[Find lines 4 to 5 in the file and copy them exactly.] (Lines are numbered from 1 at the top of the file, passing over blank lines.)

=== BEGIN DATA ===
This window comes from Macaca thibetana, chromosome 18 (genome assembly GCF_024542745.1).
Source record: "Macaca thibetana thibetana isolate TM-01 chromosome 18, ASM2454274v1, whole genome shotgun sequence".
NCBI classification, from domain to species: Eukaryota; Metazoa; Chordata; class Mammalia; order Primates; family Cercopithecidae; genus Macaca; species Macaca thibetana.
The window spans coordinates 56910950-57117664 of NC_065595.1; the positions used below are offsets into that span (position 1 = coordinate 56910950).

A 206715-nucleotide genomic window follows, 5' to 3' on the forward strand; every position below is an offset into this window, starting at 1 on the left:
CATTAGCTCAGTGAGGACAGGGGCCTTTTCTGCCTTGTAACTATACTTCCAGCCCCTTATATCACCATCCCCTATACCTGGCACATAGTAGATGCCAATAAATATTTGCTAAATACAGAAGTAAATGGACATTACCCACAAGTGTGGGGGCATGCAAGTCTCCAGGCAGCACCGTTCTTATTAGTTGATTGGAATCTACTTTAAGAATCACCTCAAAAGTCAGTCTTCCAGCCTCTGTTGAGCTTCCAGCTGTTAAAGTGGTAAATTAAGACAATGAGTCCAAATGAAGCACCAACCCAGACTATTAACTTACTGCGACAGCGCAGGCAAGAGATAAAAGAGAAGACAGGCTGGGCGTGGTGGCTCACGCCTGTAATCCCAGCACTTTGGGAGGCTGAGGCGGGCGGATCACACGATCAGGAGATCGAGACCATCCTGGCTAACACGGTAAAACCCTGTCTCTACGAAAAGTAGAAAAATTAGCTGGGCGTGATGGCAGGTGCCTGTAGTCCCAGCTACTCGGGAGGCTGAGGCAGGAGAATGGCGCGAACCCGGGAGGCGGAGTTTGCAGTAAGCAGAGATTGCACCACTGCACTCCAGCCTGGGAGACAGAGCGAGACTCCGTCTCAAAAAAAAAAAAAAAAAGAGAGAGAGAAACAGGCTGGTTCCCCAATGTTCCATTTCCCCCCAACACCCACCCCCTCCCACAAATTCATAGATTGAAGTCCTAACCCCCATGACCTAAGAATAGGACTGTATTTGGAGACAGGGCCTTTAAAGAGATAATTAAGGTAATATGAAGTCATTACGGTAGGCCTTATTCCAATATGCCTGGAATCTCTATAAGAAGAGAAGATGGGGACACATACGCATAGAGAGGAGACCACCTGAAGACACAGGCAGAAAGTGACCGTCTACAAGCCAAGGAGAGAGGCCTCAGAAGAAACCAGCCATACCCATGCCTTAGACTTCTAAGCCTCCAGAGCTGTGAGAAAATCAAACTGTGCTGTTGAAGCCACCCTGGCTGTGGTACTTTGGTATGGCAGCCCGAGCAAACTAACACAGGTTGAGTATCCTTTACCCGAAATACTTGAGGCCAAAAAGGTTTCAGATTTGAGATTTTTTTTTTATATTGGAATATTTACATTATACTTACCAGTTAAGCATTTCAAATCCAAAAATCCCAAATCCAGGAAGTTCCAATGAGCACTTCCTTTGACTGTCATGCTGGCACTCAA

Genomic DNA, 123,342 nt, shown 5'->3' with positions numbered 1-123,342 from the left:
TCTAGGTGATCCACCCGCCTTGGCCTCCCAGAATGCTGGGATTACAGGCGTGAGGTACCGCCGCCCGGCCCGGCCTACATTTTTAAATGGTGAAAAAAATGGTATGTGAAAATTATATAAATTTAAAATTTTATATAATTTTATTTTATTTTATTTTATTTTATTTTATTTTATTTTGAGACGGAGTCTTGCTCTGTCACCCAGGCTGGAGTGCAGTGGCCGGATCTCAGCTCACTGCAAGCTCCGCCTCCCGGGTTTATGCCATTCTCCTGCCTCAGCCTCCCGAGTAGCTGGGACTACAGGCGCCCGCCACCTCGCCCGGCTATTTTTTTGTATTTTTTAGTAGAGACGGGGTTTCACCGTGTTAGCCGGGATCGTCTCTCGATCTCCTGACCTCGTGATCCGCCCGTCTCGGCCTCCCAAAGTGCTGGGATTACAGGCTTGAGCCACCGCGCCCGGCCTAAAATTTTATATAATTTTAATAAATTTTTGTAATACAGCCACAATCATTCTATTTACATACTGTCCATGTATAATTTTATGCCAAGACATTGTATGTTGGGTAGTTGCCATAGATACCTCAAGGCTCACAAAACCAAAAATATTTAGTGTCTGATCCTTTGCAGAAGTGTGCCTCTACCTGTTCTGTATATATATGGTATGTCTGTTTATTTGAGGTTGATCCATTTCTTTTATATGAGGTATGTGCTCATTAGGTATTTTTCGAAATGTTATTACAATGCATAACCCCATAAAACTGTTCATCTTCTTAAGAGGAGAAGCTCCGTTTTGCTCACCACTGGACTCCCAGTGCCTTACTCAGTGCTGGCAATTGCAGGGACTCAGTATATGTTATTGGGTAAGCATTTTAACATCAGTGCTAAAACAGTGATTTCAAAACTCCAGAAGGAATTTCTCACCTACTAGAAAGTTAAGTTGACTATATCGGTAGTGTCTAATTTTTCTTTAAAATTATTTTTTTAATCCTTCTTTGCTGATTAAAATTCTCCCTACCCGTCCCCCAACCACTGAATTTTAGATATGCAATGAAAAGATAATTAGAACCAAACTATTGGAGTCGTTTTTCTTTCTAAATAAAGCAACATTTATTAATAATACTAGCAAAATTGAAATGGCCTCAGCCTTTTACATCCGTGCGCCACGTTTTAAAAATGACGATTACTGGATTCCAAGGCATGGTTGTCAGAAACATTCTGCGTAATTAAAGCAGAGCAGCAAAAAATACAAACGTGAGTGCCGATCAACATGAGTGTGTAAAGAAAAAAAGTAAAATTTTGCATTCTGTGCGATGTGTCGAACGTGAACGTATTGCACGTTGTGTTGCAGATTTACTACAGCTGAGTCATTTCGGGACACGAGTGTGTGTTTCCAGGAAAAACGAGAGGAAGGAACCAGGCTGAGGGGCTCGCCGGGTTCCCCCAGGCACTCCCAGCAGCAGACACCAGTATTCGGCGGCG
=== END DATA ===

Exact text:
The window spans coordinates 56910950-57117664 of NC_065595.1; the positions used below are offsets into that span (position 1 = coordinate 56910950).

A 206715-nucleotide genomic window follows, 5' to 3' on the forward strand; every position below is an offset into this window, starting at 1 on the left: